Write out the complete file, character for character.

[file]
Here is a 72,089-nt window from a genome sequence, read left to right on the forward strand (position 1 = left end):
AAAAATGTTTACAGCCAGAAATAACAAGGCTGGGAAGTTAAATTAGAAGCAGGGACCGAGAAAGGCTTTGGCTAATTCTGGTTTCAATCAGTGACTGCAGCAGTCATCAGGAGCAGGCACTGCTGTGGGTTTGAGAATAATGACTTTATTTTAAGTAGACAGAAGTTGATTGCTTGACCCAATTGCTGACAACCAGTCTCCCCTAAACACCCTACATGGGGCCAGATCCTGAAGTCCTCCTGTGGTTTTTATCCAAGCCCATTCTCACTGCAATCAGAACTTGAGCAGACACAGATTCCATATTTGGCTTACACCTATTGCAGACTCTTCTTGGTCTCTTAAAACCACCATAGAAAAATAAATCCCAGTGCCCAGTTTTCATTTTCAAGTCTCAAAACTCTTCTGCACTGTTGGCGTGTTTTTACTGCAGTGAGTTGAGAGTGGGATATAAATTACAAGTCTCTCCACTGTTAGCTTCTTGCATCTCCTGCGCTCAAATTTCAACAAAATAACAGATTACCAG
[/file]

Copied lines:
Here is a 72,089-nt window from a genome sequence, read left to right on the forward strand (position 1 = left end):
AAAAATGTTTACAGCCAGAAATAACAAGGCTGGGAAGTTAAATTAGAAGCAGGGACCGAGAAAGGCTTTGGCTAATTCTGGTTTCAATCAGTGACTGCAGCAGTCATCAGGAGCAGGCACTGCTGTGGGTTTGAGAATAATGACTTTATTTTAAGTAGACAGAAGTTGATTGCTTGACCCAATTGCTGACAACCAGTCTCCCCTAAACACCCTACATGGGGCCAGATCCTGAAGTCCTCCTGTGGTTTTTATCCAAGCCCATTCTCACTGCAATCAGAACTTGAGCAGACACAGATTCCATATTTGGCTTACACCTATTGCAGACTCTTCTTGGTCTCTTAAAACCACCATAGAAAAATAAATCCCAGTGCCCAGTTTTCATTTTCAAGTCTCAAAACTCTTCTGCACTGTTGGCGTGTTTTTACTGCAGTGAGTTGAGAGTGGGATATAAATTACAAGTCTCTCCACTGTTAGCTTCTTGCATCTCCTGCGCTCAAATTTCAACAAAATAACAGATTACCAG